The title is a little phrase snatched from the context of the apostle Paul’s concluding statements in a letter he wrote to his young protégé, Timothy the evangelist, who at the time was in the ancient city of Ephesus trying to sort out a mess of a church.
To many people across the world this letter we call 1 Timothy is likely unknown or obscure. Certainly Christians are more familiar with it, but even to many of them this phrase (from 1 Timothy 6:19) is probably not something they often consider.
It is just there in Paul’s instructions to Timothy on what to teach to the wealthy members of the Ephesian church. Apparently, among the other problems facing this infant church, an unhealthy attitude toward money existed.
Reading the immediate context you get the idea those with money were not using it to God’s glory or to further God’s kingdom. Reading the greater context, you get the feeling others in that church were using the church for their personal profit. Either way, it was not good news.
So Paul instructs Timothy to work to redirect some hearts and practices by encouraging them to “take hold of life that is truly life.”
By making this statement Paul is necessarily indicting the “life” being lived by many (rich included) in the Ephesian church. It is a contrast statement. Their (the Ephesians) approach to life was not “truly life.”
That is a fairly bold statement. How would that come across in our culture? Probably as judgmental and unwelcome. We pretty much pride ourselves on making our own way—rugged individualists that we are.
Who is some long dead, dusty old preacher or anyone else, for that matter, to tell me what life is all about?
Yet, if we ever honestly (brutally so) take personal inventory, how is that really going for us? How really is our life?
Contextually Paul shares three points that I think connect to his “truly life” statement.
- It has to do with contentment. “Godliness with contentment is great gain” (6:6) is how he put it. Again, this was a contrasting statement—set up against the confusion; friction; and hurt put upon that church by people who were anything but content. The point? We can have it all, but without a God-laced contented spirit, can we enjoy it?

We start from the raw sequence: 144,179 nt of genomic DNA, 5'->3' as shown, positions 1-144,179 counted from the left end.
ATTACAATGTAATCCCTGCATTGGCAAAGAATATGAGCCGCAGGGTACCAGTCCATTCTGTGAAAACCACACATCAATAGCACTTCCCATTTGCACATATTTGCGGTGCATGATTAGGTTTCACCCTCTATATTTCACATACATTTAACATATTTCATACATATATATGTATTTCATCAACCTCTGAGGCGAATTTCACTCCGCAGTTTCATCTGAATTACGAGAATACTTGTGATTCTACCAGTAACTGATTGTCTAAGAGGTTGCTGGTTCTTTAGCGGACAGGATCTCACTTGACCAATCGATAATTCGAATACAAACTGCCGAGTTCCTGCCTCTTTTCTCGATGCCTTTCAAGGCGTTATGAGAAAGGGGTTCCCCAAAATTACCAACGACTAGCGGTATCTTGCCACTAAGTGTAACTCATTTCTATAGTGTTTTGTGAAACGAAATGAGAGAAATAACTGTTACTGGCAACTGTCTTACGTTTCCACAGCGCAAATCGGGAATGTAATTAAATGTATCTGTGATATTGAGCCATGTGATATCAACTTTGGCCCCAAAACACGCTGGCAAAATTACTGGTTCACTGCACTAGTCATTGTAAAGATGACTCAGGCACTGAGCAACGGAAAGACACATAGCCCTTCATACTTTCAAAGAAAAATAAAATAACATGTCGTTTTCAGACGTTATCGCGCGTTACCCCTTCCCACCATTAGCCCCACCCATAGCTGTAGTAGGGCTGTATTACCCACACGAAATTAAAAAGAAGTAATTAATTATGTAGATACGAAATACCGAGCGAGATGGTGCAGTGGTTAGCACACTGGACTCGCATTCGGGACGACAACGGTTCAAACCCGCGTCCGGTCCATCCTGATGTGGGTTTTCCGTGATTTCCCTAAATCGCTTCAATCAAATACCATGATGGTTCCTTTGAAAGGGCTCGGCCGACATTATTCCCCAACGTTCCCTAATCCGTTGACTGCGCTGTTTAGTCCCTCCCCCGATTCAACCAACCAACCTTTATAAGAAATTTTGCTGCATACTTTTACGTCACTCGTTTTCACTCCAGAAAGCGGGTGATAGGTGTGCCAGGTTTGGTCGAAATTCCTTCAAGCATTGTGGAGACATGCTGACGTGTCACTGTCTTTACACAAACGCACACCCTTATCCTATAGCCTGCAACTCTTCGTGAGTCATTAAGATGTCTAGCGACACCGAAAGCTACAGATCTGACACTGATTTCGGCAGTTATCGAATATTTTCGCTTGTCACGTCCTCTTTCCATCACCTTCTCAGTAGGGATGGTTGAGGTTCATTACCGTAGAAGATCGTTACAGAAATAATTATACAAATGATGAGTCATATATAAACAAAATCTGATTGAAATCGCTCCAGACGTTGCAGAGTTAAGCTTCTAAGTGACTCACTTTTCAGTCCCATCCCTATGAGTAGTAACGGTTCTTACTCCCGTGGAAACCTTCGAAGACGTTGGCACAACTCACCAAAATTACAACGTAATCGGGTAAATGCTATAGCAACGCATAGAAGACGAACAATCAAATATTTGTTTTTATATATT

- It has to do with hope. Real hope as in something true and meaningful after we are done with this world. This is found in one place- “God, who richly provides us with everything for our enjoyment (what a great statement—6:17). Everything else is uncertain and temporary. Which is better to build a life upon?
- It has to do with helping others along the way. Serving, sharing, being generous—that is part of “truly life” according to this teaching (6:18). Self-absorption; self-consumption; and self-centeredness isn’t.
“Truly life” leads us to “lay up treasures” as a “firm foundation for the coming age.”
So, if Paul is to be believed—“life that is truly life” not only allows us to live now in the abundance of the blessings God has given for us to enjoy, but shapes us to do so with a contented spirit and a generous heart in full certainty of an even better future ahead. And it also helps us to avoid many unpleasant situations, which rob us of peace and joy.
Where can I sign up?
Oh yeah, at the foot of the cross.
“ For what does it profit a man to gain the whole world and forfeit his soul? For what can a man give in return for his soul?” (Mark 8:36-37)